Offshore wind farms off the US and Asia could become uninsurable if a hurricane or typhoon causes major damage to the first projects, according to one of the world’s leading renewables insurance companies.

“[The risk from typhoons] is a big concern for us and, frankly speaking, that's why the Taiwanese projects are costing twice as much to insure than the European projects,” says Robert Bates, underwriter at GCube Insurance Services, adding that US projects are a third more expensive than North Sea ones. “The capacity to insure that risk is there now, but will it be there in a couple of years' time when a huge super typhoon has smashed all the construction sites? Time will tell.”

It’s also not yet known if any of the so-called typhoon-class range of wind turbines will actually be able to withstand a cyclone, Bates points out.

“They’re not proven yet because we haven't seen a typhoon go through a wind farm with typhoon-class turbines,” he tells Recharge.

“A lot of the underwriting expertise and insurance expertise generally has been based in the EU for offshore wind. In the EU, we might get the odd big North Sea storm, but nothing [like] Hurricanes Harvey and Maria that hit the US and Puerto Rico in recent years. Those were really, really big storms, 150 miles per hour [240km/h], that kind of speed. We've never had to deal with that, but now, with Taiwan and the US, we do. So it's been quite a big learning curve for everyone in the underwriting centers, London, Munich, etc, to try to learn how these turbines will survive in those kind of areas.

“So at the moment the insurance market is coping with the demand. But we'll have to wait and see as more stuff goes in to Taiwan and the US east coast.

"[But] there’s a limit to what the insurance market can do. In Taiwan, there are a number of projects that are going to be right next to each other. So you might have $50m of exposure on one and then another $50m exposure on another. But because they're next to each other, they aggregate. And if a big storm comes through and knocks them both out, then you've got a $100m loss."

Premiums are likely to skyrocket if a hurricane or typhoon knocks out even a few turbines, adds Bates.

"Some insurance companies — not so much us cause we've got quite a big underwriting capacity — will have big reinsurance programmes and a lot of the pricing for stuff like Taiwanese [projects] will be driven by their reinsurers. And they will have aggregate exposures on a scale much larger than the direct insurance company."

Bates explains that despite all the uncertainties around weather risk in these new offshore markets, GCube currently feels “comfortable” enough to insure them.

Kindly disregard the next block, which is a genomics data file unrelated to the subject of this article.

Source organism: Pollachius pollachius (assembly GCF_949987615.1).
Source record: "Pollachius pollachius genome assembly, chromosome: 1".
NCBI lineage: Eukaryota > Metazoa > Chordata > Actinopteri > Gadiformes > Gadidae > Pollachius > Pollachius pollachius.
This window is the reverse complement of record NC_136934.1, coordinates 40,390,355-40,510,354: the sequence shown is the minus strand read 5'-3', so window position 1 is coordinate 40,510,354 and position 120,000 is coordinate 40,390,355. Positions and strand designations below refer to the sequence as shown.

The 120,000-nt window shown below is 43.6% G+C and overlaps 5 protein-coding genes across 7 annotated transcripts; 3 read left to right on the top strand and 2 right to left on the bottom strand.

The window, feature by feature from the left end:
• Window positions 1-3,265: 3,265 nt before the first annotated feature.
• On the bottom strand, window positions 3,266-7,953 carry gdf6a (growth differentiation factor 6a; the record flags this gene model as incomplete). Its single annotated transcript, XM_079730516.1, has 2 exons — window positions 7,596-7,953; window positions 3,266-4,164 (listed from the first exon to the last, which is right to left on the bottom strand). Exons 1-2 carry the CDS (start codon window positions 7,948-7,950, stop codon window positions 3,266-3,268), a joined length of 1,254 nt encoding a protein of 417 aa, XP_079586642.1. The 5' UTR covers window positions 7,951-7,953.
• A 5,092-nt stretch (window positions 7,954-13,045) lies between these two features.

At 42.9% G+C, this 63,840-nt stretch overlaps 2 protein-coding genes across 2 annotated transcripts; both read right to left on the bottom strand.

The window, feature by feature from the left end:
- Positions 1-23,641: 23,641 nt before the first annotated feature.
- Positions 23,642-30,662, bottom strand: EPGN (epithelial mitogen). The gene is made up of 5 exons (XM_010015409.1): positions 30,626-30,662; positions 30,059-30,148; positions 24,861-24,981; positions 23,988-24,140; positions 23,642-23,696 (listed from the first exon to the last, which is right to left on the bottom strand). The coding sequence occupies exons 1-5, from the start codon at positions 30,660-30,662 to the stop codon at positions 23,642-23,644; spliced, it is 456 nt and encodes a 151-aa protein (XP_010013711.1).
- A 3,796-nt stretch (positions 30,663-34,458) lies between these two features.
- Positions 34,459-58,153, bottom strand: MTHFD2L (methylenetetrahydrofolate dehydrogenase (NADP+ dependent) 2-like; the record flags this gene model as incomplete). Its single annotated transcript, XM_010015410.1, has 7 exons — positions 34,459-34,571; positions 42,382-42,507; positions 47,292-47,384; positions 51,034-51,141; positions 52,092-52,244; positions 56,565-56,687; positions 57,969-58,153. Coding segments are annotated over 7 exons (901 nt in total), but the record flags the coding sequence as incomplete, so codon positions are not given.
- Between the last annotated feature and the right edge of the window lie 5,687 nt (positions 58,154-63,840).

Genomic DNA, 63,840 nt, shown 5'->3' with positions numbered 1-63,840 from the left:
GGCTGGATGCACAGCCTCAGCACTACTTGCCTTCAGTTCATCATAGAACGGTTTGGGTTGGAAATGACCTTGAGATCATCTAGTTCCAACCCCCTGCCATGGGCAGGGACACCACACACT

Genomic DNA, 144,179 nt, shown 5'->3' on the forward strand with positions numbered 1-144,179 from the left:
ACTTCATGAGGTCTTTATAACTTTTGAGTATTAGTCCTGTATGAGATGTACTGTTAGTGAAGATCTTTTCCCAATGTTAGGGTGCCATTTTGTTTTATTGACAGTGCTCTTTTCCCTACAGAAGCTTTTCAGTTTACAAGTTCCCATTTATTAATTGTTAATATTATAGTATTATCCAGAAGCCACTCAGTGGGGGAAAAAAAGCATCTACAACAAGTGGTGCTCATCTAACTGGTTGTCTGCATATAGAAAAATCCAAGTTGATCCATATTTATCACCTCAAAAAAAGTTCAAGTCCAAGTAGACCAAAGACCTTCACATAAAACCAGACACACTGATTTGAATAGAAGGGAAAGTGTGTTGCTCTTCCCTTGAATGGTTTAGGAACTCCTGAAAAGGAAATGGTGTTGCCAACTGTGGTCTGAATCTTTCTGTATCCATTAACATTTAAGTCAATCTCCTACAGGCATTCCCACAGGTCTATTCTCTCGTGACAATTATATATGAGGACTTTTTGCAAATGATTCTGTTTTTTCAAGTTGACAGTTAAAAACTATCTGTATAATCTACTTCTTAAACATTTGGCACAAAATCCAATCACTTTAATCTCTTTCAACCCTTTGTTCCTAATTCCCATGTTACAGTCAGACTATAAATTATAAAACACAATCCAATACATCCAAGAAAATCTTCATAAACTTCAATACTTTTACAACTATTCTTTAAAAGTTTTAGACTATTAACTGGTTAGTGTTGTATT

“We have done a bit of due diligence on [typhoon-class turbines], and the manufacturers have made some key adjustments. So they've done things like lower the hub height. The higher the hub height, the more exposed you are to the more turbulent, stronger winds. So you reduce the hub height, then you're less likely to get major damage to the turbine.

“The other thing they're doing is thicker steel on the towers, shorter blades. And so all of those ideas are good. And when they, when Siemens for example, when they are looking to have their project insured, they'll provide a fact sheet about their turbine. You know, these are the maximum wind speeds they can withstand. And we've, we've been able to get comfortable with all that information.”

Lower hub heights, shorter blades and thicker towers will increase the levelised cost of energy, compared to North Sea projects, but this is not necessarily a big problem, Bates explains

“In places like the Taiwan Straits, you've got such good wind resource that you're probably getting better capacity factors then a lot of North Sea locations,” he says. “So I think for the developers going into Taiwan, they probably think, ‘yeah, there is an exposure to typhoon and earthquake, but the feed-in tariff's very good. And we can mitigate that risk with help from insurance. And also the wind resource that we're getting in Taiwan is better than a lot of North Sea locations anyway, so let's, let's put our money in in Taiwan’.”

Bates adds: “It's quite an interesting and exciting time to be in insurance, which is something that people have rarely, if ever said.

“There's a lot of construction going on and there are some big risks that people are taking on. Time will tell how it pans out.”